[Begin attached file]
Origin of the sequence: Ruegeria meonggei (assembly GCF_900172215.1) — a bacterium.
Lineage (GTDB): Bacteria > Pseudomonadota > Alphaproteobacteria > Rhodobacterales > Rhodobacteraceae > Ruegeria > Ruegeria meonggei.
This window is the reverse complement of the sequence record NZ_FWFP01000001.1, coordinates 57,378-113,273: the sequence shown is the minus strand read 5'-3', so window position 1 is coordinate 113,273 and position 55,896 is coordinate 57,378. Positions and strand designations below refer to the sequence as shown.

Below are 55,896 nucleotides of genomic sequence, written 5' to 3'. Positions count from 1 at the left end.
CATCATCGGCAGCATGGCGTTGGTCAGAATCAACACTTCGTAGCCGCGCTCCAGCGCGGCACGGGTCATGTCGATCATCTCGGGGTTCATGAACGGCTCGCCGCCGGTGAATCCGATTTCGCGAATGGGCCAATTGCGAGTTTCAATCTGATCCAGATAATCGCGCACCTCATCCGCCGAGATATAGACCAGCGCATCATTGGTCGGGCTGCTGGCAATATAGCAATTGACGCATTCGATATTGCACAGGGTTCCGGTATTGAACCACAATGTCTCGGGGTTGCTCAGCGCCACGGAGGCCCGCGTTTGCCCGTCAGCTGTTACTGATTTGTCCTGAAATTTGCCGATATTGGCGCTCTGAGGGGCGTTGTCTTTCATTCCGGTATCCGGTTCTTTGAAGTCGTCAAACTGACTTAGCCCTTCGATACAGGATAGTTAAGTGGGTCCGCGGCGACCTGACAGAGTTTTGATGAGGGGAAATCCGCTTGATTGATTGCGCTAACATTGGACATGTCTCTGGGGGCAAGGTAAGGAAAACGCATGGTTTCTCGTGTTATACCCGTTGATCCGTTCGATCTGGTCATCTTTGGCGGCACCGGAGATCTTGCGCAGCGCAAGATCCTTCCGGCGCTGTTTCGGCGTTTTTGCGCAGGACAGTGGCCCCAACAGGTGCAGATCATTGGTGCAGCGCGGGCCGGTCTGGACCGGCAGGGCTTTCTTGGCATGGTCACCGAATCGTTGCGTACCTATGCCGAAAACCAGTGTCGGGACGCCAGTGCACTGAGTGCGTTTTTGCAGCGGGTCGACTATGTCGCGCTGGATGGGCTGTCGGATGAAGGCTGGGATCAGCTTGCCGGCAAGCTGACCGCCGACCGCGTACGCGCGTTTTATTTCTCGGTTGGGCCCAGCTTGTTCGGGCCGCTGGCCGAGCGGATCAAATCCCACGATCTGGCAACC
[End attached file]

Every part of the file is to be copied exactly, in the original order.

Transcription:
Origin of the sequence: Ruegeria meonggei (assembly GCF_900172215.1) — a bacterium.
Lineage (GTDB): Bacteria > Pseudomonadota > Alphaproteobacteria > Rhodobacterales > Rhodobacteraceae > Ruegeria > Ruegeria meonggei.
This window is the reverse complement of the sequence record NZ_FWFP01000001.1, coordinates 57,378-113,273: the sequence shown is the minus strand read 5'-3', so window position 1 is coordinate 113,273 and position 55,896 is coordinate 57,378. Positions and strand designations below refer to the sequence as shown.

Below are 55,896 nucleotides of genomic sequence, written 5' to 3'. Positions count from 1 at the left end.
CATCATCGGCAGCATGGCGTTGGTCAGAATCAACACTTCGTAGCCGCGCTCCAGCGCGGCACGGGTCATGTCGATCATCTCGGGGTTCATGAACGGCTCGCCGCCGGTGAATCCGATTTCGCGAATGGGCCAATTGCGAGTTTCAATCTGATCCAGATAATCGCGCACCTCATCCGCCGAGATATAGACCAGCGCATCATTGGTCGGGCTGCTGGCAATATAGCAATTGACGCATTCGATATTGCACAGGGTTCCGGTATTGAACCACAATGTCTCGGGGTTGCTCAGCGCCACGGAGGCCCGCGTTTGCCCGTCAGCTGTTACTGATTTGTCCTGAAATTTGCCGATATTGGCGCTCTGAGGGGCGTTGTCTTTCATTCCGGTATCCGGTTCTTTGAAGTCGTCAAACTGACTTAGCCCTTCGATACAGGATAGTTAAGTGGGTCCGCGGCGACCTGACAGAGTTTTGATGAGGGGAAATCCGCTTGATTGATTGCGCTAACATTGGACATGTCTCTGGGGGCAAGGTAAGGAAAACGCATGGTTTCTCGTGTTATACCCGTTGATCCGTTCGATCTGGTCATCTTTGGCGGCACCGGAGATCTTGCGCAGCGCAAGATCCTTCCGGCGCTGTTTCGGCGTTTTTGCGCAGGACAGTGGCCCCAACAGGTGCAGATCATTGGTGCAGCGCGGGCCGGTCTGGACCGGCAGGGCTTTCTTGGCATGGTCACCGAATCGTTGCGTACCTATGCCGAAAACCAGTGTCGGGACGCCAGTGCACTGAGTGCGTTTTTGCAGCGGGTCGACTATGTCGCGCTGGATGGGCTGTCGGATGAAGGCTGGGATCAGCTTGCCGGCAAGCTGACCGCCGACCGCGTACGCGCGTTTTATTTCTCGGTTGGGCCCAGCTTGTTCGGGCCGCTGGCCGAGCGGATCAAATCCCACGATCTGGCAACC